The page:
So they put alligators in the geothermal creeks to eat the trout refuse. The idea was to sell the alligator skin for leather goods. The meat is a small byproduct. So, Tyler is buying farm-raised alligator meat from Idaho for $14.99 a pound wholesale. And his customers love it. (I tried it -it has the texture of chicken with a fishy flavor.)

Since I'd already tried the Mad Pasta before, I had the Chicken Fajitas tonight. They were good. After a full round of beers and a full tour of the brewery, Tyler gave me a lift back to his house.

I planned to sleep in my trailer because they have a dog and I'm semi-allergic, but it was so dang cold out I was certain my battery would go dead in the night (and therefore my mattress pad heater) and that I'd move inside anyway. Therefore I slept in the spacious basement guest room that Tyler offered me. He said their old dog never went down there anyway.

Friday, October 26, 2007

Pink Boots at Uinta and at Portneuf Valley

"Hide not your talents; they for use were made. What use is a sundial in the shade?" ~Benjamin Franklin

October 16: Today was an insanely long day. Lots of things contributed to that. One was that my one day delay out of Denver meant I could only spend two hours at Uinta. Another was that today was the only day that Penny Pink would be brewing at Portneuf Valley Brewery and she wanted me to help her troubleshoot beer flavors that might be attributed to production and equipment changes. Another thing was that I really wanted to get home to see my honey.

I met Uinta's President/Sales & Operations Manager/Owner-Partner Steve Kuftinec at 8:30 am. Steve gave me a tour and I commented that Uinta had one of the best laid-out brewery buildings that I had seen. The production process went counter-clockwise and everything was completely logical. Steve told me that the building had been purpose-built for Uinta.

When Uinta opened their current location they only planned to have a tasting room. However, the first day the taproom opened, 40 people showed up at the door expecting a brewpub and wanting to order lunch. How can you say "no" to that kind of business? Uinta quickly installed a kitchen and now they are open for soup and sandwichs for lunch and early dinner.

Steve showed me the brewery offices upstairs and commented that CEO Will Hamill was the mastermind/genius that helped build Uinta from the new kid on the block to its current place as the largest craft brewery in Utah.

Steve introduced me to Cellarman/Lab QC guy Eric Baumann who was in the middle of a DE filter, Production Manager Kevin Ely who was busy planning the brew schedule, and Russ Webster. I'm not sure who has the title, "Brewmaster," but I think Kevin has it.

Steve told me that brewer James Smith was looking forward to my visit. I loved the title on his business card. It said, "James Smith, Passionate Brewer." I brewed with James briefly, then we sat in a quiet office where he could keep an eye on the brewhouse through the window and we talked shop for awhile.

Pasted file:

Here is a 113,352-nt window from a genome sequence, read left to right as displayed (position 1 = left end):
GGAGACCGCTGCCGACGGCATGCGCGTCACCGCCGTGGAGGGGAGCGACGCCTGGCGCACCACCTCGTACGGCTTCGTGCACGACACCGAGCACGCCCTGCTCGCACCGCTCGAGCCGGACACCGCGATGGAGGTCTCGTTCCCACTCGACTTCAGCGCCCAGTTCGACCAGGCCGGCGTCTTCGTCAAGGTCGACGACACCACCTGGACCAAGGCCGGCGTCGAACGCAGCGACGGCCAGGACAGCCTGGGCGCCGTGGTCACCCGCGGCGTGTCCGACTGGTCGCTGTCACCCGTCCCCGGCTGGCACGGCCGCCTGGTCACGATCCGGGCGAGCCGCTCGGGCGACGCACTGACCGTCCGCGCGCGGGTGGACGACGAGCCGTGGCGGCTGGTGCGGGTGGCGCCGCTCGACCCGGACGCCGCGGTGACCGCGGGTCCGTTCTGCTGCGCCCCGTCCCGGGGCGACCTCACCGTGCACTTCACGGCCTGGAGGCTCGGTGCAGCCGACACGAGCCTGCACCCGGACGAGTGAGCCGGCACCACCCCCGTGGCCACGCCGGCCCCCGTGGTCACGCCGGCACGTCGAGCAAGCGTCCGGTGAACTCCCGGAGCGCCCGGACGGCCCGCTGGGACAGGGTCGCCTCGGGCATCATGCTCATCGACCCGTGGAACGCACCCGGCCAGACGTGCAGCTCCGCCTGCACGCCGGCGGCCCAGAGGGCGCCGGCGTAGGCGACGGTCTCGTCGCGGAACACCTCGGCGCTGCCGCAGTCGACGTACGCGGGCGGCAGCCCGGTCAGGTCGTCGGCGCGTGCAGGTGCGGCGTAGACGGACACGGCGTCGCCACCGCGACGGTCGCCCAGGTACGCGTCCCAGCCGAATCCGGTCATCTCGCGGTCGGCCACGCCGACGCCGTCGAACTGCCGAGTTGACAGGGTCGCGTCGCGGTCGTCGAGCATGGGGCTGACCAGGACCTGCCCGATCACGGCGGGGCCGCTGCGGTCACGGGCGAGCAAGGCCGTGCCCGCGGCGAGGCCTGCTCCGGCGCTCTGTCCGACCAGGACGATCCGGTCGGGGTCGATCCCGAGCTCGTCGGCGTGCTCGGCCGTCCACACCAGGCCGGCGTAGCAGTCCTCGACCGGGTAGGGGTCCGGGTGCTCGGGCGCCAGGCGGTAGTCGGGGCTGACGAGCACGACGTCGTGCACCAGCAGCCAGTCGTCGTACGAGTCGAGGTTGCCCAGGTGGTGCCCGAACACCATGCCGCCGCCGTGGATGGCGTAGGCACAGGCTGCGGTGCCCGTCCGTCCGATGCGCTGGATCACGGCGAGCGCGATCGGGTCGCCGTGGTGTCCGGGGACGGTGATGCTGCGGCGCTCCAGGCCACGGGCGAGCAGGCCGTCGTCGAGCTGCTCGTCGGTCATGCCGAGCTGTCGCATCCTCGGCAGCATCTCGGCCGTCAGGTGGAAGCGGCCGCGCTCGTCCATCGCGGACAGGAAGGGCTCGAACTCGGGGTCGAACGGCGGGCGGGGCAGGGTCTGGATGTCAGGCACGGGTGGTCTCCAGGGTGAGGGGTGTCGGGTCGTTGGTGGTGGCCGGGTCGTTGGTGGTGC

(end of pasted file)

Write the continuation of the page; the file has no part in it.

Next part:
James still homebrews because Uinta is a production brewery and not a brewpub so there's not much room for experimentation at work. He's got some beer in a wooden barrel at home and he wants to do more barrel aging. I told him about the crazy-fascinating lactic and brettanomyces beers I've tasted on my trip, and we talked about whiskey distilling, which James is also interested in.

The interesting thing about James' passions, is that he was raised Mormon. He said his mom had a little trouble with the brewing at first. She asked him, "You don't drink much, do you honey?" James said some Mormons didn't like that he was a brewers, and others thought it was interesting. All levels of reactions, just like the rest of life.

I really had a great time with James and wished I could have stayed longer, but duty and the road were calling me. Steve gifted me a mixed six-pack on my way out the door. In the photo at the top of this page, L to R (zigzagging up and down): Teri, James, Eric, Kevin, Will and Russ. Steve took the photo rather than be in it. He claimed he had "a face made for radio."

I took the photo at left of some autumn-tinged aspen trees in Idaho as I zipped up Hwy 15. Utah had lots of mesas, which are flat lopped-off high areas in the high desert.

I drove nearly straight north to Pocatello, Idaho. Penny Pink is the Brewmistress and Owner of Portneuf Valley Brewing Company there.

In the photo below, Penny and I are standing in front of her three-vessel brewhouse and one of her 2-barrel fermenters. Penny prefers the title Brewmistress over Brewmaster. She says it's just one more thing to "throw 'em off guard," along with her name (Pink) and height (taller than me). If you've read her entertaining posts on the Brewers Forum, then you know how funny she is.

Penny must be one stubborn woman. She just won't quit no matter how hard it gets. (That sense of humor comes in handy here.)

She's got the smallest commercial brewing system that I visited on this trip. Her batch size is 2 to 4 barrels, depending on the fermenter, and it takes her about 11 hours to brew it. That amount of time was just recently lowered from 14 hours by an equipment upgrade.

I had plenty of time while driving to ponder how brewing could take that long, and I couldn't quite figure it out. As I watched Penny's wort take about three hours to get to a boil, and then take about three hours to cool down and run off to the fermenter. Ah ha. I see now. If you are fighting your equipment, you could be in for a verrryyy looonnnnggggg day.